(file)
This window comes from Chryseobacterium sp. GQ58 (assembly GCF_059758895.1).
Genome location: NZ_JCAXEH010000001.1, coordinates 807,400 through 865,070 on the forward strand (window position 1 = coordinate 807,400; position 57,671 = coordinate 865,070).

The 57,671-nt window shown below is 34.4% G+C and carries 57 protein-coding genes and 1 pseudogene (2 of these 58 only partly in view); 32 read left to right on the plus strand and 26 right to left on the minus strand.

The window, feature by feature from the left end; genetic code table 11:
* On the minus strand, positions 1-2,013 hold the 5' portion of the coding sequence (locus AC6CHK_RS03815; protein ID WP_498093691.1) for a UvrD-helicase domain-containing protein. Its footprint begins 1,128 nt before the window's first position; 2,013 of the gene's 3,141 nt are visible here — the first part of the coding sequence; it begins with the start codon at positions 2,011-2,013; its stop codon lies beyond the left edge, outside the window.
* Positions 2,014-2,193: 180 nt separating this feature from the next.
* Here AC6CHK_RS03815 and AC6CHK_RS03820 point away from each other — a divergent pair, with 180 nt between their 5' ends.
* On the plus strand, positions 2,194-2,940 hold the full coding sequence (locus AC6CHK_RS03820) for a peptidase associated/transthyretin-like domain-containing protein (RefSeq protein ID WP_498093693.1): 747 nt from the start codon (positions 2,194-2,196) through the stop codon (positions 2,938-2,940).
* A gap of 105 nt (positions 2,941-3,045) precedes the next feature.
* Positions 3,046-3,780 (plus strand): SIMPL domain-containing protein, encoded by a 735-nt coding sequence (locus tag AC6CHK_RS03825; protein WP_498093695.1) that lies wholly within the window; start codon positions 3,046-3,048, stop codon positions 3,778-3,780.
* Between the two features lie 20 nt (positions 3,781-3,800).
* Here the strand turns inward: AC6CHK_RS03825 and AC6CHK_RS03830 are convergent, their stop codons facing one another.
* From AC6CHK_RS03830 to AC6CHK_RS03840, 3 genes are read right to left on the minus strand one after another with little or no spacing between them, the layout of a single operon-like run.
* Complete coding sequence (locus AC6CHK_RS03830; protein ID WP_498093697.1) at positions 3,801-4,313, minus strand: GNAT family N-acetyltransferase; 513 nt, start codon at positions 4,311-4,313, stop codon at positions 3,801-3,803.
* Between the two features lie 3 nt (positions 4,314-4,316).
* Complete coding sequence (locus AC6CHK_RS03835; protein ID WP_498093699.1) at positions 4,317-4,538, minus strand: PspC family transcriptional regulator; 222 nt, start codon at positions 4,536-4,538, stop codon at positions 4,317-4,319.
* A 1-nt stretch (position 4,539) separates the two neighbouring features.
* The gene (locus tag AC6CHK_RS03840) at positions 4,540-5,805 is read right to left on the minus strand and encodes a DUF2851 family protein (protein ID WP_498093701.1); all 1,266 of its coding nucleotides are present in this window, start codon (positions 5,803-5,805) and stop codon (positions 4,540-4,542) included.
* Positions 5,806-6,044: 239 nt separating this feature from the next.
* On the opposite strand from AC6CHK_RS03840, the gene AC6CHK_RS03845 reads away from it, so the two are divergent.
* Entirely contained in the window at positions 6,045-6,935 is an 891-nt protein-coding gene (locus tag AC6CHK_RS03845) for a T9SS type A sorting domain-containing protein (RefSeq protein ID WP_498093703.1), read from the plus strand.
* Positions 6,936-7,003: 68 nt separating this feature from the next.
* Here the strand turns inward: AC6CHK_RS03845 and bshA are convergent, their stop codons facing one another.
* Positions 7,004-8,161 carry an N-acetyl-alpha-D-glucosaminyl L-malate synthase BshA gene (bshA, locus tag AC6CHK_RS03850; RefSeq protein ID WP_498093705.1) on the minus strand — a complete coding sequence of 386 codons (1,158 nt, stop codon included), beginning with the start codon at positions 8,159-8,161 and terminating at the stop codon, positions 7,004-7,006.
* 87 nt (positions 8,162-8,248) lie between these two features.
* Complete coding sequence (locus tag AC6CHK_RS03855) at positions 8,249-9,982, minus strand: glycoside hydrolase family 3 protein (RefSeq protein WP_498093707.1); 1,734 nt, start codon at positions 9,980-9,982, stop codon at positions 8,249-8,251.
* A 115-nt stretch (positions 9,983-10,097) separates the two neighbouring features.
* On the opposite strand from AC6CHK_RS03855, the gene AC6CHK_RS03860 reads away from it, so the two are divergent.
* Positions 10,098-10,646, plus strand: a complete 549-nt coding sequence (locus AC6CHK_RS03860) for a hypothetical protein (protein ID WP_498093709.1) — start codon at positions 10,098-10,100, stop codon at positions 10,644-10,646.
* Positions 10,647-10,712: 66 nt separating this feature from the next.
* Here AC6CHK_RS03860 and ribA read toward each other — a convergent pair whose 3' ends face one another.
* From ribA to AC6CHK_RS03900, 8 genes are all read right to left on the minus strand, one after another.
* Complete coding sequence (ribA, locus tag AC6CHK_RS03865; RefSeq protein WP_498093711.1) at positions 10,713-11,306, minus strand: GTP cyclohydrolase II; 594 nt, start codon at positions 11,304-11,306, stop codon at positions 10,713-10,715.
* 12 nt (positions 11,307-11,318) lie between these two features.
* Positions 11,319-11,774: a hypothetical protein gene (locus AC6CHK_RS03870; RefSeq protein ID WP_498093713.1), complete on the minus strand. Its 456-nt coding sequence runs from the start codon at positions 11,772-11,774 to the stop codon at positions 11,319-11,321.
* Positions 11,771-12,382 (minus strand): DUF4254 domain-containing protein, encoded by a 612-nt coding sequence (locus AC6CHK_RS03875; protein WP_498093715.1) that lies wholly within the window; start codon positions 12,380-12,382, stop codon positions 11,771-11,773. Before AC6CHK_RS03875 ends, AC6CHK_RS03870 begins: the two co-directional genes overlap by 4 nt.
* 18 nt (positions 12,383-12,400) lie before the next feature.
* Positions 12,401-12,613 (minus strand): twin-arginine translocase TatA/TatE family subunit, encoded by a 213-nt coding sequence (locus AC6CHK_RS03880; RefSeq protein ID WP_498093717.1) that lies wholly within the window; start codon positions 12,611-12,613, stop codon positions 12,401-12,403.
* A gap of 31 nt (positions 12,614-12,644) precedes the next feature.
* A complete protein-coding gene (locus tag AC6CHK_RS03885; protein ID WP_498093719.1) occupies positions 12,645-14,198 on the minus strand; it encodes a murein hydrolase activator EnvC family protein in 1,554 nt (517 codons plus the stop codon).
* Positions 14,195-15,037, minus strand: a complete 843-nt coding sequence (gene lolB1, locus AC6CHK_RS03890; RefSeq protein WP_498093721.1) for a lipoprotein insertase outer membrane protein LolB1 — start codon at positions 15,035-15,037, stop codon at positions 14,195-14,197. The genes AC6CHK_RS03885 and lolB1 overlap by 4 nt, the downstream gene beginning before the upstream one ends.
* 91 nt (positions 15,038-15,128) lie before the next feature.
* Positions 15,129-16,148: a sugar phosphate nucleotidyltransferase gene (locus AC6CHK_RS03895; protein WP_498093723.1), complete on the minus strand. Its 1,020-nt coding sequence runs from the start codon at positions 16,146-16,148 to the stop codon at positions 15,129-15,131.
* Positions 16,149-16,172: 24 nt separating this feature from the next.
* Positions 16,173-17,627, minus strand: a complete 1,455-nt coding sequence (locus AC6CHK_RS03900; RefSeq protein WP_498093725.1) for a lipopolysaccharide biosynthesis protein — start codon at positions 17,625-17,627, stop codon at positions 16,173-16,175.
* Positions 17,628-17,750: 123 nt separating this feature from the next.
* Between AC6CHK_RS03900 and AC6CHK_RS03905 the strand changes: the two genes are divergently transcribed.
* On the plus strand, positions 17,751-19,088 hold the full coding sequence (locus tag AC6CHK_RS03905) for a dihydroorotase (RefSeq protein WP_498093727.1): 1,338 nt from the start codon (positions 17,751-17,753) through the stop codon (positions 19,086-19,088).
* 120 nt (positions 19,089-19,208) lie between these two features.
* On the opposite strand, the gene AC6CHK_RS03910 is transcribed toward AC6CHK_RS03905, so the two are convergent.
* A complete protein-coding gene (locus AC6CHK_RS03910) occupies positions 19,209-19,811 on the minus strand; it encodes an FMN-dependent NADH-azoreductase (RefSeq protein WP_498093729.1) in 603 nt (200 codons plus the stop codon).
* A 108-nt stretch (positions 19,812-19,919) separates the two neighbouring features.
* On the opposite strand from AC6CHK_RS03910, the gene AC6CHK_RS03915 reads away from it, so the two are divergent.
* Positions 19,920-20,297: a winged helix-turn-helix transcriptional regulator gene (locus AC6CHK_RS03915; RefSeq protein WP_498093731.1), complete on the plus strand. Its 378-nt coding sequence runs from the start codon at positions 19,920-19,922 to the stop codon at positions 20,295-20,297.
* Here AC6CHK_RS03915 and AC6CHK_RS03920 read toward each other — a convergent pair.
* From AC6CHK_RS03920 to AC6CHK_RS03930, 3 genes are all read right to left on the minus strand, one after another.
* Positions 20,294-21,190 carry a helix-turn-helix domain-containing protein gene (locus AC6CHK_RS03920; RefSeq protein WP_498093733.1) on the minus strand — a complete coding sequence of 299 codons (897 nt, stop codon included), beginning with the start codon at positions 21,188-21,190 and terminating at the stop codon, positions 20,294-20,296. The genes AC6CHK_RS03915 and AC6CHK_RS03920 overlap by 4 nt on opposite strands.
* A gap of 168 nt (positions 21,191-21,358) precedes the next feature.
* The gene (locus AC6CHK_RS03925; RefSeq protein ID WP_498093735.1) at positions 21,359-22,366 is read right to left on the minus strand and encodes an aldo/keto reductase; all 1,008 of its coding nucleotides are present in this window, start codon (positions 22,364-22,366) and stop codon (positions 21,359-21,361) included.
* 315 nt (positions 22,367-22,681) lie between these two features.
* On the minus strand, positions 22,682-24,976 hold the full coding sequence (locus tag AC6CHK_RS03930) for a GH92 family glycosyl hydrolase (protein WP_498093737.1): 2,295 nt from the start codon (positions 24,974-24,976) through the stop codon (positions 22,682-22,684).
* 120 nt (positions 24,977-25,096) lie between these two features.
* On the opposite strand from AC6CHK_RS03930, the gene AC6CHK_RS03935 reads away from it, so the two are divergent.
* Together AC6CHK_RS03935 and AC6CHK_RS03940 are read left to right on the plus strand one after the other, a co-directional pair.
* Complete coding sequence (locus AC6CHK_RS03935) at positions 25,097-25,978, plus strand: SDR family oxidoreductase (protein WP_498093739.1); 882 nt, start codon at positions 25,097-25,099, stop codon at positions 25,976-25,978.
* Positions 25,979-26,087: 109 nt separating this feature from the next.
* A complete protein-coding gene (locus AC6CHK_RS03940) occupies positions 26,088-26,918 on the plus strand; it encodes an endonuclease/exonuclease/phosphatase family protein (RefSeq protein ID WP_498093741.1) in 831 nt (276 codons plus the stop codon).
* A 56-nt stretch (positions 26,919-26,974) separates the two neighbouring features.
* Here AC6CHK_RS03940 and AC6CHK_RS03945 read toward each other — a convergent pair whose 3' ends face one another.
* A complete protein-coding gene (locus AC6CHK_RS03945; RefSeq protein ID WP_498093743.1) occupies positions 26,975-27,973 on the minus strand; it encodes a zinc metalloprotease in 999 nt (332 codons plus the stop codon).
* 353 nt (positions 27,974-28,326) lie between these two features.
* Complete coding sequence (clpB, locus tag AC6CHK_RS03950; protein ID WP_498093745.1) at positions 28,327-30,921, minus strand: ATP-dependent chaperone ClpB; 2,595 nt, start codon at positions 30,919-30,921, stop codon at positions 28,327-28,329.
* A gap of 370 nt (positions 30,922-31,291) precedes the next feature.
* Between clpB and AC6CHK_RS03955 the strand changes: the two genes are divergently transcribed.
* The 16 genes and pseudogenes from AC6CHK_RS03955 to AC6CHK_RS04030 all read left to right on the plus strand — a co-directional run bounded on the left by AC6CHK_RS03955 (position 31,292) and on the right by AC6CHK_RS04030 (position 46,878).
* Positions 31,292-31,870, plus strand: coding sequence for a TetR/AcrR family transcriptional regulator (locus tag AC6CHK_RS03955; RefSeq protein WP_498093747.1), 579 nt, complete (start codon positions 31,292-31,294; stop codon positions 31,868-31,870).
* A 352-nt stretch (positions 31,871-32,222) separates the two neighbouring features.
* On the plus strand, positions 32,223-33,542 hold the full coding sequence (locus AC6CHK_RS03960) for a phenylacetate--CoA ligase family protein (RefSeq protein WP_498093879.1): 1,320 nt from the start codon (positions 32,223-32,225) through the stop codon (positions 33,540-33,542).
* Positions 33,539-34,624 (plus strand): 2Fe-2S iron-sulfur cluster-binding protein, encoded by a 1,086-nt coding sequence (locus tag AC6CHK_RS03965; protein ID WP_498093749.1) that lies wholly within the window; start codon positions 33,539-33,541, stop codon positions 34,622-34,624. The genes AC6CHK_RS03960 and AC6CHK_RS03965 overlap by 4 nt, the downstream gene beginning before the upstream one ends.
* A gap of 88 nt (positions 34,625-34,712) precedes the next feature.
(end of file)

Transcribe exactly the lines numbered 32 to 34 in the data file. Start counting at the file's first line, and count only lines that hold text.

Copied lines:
* From ribA to AC6CHK_RS03900, 8 genes are all read right to left on the minus strand, one after another.
* Complete coding sequence (ribA, locus tag AC6CHK_RS03865; RefSeq protein WP_498093711.1) at positions 10,713-11,306, minus strand: GTP cyclohydrolase II; 594 nt, start codon at positions 11,304-11,306, stop codon at positions 10,713-10,715.
* 12 nt (positions 11,307-11,318) lie between these two features.